R. O. Freitas, C. Deneke, F. C. B. Maia, H. G. Medeiros, T. Moreno, P. Dumas, Y. Petroff and H. Westfahl
Optics Express 26, 11238-11249 (2018)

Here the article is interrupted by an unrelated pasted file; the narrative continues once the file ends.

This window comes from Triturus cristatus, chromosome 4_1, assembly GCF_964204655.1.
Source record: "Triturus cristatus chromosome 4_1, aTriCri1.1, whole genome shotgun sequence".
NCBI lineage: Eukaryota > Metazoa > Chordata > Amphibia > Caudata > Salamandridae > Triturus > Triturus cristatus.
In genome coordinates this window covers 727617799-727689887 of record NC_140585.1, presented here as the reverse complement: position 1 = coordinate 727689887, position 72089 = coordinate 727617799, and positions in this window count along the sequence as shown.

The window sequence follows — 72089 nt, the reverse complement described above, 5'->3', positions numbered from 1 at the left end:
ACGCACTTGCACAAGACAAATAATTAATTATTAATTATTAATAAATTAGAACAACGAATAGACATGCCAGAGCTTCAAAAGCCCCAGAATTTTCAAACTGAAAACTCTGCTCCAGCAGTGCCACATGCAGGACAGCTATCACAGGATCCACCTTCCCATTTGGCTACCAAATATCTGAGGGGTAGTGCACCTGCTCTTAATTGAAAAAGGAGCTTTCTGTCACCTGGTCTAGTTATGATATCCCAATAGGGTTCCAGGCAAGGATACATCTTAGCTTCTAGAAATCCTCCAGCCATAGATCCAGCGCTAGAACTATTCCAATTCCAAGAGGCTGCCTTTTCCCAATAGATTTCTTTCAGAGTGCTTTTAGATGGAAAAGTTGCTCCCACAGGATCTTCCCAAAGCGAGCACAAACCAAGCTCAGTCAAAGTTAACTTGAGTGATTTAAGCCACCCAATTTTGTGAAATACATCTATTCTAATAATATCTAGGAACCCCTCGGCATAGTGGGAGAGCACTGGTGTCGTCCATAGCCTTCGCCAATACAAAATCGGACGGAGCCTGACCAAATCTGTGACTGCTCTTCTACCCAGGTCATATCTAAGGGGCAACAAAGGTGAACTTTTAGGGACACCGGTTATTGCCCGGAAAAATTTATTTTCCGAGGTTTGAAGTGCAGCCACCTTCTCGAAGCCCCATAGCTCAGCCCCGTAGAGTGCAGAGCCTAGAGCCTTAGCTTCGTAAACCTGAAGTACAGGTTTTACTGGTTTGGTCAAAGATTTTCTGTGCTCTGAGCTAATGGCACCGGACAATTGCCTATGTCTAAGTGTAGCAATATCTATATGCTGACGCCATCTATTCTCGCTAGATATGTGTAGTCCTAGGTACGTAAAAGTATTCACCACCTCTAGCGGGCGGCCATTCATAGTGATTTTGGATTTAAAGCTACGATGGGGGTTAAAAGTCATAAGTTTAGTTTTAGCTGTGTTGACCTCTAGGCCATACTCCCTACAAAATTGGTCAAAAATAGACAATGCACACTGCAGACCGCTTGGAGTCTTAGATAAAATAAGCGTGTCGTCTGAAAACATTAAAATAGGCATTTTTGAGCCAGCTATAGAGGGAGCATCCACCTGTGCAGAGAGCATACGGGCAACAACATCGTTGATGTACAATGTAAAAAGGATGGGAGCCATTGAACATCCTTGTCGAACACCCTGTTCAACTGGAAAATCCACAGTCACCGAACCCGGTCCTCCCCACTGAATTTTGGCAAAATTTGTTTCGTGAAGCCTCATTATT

Synchrotron infrared nanospectroscopy is a recently developed technique that enables new possibilities in the broadband chemical analysis of materials in the nanoscale, far beyond the diffraction limit in this frequency domain. Synchrotron infrared ports have exploited mainly the high brightness advantage provided by electron storage rings across the whole infrared range. However, optical aberrations in the beam produced by the source depth of bending magnet emission at large angles prevent infrared nanospectroscopy to reach its maximum capability. In this work we present a low-aberration optical layout specially designed and constructed for a dedicated synchrotron infrared nanospectroscopy beamline.We report excellent agreement between simulated beam profiles (from standard wave propagation and raytracing optics simulations) with experimental measurements.We report an important improvement in the infrared nanospectroscopy experiment related to the improved beamline optics. Finally, we demonstrate the performance of the nanospectroscopy endstation by measuring a hyperspectral image of a polar material and we evaluate the setup sensitivity by measuring ultra-thin polymer films down to 6 nm thick.